• Be impeccable with your word: Speak intentionally and truthfully. Your words reflect who you are as a person so use them wisely. Speak positively about yourself, don’t debase others and don’t engage in gossip. This is unhealthy, essentially what you’re doing is speaking negatively about others to make yourself look good. Gossip is a waste of your words, your breath.
  • Always do your best: Yes, we all know that we must always do our best but how many of us actually attempt to do it. This is a classic example of things that are easier said than done. Though your best changes with your health and your mood, what doesn’t change is your effort. When you do your best, you leave no room for criticism or self-judgement and you witness your potential.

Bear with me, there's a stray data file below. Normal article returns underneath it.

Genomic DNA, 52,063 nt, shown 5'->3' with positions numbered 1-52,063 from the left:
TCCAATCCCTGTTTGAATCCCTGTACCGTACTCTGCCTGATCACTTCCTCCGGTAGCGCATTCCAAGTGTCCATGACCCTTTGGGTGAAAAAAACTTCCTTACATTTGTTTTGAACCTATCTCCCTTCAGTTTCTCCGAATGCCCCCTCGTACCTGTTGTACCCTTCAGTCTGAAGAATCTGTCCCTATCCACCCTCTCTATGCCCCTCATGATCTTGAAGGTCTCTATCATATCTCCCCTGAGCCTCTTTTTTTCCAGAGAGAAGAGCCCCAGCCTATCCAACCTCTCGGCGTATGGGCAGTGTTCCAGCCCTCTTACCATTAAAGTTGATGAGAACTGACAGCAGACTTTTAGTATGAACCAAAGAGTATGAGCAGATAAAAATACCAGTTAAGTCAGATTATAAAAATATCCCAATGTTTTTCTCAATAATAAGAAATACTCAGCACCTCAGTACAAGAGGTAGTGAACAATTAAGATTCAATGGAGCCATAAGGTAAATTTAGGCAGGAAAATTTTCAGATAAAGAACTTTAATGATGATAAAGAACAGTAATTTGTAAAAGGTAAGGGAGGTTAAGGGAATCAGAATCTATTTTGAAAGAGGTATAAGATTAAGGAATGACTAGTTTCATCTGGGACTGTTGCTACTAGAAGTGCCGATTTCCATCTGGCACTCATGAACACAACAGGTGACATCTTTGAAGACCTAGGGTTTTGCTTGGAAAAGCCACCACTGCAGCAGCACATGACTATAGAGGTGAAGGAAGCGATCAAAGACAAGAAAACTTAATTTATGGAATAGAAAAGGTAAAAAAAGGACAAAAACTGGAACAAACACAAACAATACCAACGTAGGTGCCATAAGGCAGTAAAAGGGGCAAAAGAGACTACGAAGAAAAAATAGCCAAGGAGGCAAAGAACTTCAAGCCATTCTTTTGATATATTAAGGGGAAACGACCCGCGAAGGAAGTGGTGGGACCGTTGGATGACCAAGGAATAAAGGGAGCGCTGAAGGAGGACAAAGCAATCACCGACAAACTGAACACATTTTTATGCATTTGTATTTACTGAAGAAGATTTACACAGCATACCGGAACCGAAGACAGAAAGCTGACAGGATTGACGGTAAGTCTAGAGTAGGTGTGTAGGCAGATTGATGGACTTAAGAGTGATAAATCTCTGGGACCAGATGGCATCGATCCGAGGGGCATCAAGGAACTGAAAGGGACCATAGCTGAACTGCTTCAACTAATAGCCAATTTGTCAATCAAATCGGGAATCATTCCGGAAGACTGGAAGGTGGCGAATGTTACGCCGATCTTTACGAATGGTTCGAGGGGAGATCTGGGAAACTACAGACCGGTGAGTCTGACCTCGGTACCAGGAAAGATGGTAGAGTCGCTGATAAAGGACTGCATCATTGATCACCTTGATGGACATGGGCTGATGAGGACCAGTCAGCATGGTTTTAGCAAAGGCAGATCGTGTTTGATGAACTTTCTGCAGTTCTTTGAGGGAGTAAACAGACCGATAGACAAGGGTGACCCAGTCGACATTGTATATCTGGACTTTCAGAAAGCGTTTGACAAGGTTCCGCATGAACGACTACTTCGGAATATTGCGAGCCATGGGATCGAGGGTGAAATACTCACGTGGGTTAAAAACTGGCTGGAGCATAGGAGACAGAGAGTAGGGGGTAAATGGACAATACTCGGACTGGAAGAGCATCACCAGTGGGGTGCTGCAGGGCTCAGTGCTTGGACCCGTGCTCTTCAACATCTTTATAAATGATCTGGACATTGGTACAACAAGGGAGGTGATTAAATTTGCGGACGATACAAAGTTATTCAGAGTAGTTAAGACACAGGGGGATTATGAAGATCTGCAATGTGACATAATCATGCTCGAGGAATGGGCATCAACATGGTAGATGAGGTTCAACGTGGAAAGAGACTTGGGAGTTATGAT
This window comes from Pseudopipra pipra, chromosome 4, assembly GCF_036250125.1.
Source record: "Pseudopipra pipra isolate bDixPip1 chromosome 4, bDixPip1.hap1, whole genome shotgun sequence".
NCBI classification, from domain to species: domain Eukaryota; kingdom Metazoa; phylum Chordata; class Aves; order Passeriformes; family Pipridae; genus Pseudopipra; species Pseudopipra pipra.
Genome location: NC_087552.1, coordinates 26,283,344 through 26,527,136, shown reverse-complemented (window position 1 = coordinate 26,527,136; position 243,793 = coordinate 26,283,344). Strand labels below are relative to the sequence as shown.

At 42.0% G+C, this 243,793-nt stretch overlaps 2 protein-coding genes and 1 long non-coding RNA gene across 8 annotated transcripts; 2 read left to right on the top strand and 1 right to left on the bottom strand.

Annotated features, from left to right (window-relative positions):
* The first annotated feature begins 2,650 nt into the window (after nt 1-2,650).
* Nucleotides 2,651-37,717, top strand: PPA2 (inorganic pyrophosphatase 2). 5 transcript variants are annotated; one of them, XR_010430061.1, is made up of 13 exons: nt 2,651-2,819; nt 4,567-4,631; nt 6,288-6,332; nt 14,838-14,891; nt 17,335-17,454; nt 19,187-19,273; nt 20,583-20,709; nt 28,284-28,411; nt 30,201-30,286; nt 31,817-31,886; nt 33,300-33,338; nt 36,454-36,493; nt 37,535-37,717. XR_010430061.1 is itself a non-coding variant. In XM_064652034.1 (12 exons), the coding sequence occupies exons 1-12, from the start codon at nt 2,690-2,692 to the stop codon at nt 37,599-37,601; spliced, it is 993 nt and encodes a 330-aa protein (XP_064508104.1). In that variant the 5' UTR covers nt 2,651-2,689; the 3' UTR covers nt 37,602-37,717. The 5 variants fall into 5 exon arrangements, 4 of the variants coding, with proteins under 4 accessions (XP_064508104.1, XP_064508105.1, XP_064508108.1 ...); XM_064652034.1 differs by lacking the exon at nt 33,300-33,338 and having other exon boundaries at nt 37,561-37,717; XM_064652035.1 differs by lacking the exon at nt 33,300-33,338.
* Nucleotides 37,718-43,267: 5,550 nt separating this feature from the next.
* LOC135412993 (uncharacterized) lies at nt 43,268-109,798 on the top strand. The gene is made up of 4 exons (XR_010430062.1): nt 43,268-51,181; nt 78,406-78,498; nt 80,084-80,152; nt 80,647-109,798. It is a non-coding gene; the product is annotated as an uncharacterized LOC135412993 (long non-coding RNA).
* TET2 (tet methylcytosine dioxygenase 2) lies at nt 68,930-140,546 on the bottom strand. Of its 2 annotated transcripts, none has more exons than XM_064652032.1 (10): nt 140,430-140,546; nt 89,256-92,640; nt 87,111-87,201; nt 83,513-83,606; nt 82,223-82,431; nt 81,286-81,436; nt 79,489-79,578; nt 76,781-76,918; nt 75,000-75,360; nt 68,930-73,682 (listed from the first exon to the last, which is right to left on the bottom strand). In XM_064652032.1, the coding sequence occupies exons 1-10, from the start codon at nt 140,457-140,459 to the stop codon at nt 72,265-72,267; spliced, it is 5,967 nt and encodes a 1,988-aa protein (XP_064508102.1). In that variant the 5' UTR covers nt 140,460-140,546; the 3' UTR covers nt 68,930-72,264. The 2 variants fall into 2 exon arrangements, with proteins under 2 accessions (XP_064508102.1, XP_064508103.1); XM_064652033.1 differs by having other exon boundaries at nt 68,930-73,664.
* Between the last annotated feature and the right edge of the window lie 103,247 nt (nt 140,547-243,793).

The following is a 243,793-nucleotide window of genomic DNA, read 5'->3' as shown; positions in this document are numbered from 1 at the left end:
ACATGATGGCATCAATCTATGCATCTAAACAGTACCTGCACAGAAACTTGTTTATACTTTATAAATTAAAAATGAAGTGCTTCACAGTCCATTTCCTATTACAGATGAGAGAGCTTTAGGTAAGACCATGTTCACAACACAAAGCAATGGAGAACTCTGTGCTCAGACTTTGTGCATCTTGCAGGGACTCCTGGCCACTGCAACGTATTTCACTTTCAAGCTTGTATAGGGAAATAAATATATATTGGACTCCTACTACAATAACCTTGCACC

These are simple agreements but quite difficult to practice. However, with time they become good habits. Here are a couple links if you’re interested in Don Miguel Ruiz’s work and the Four Agreements.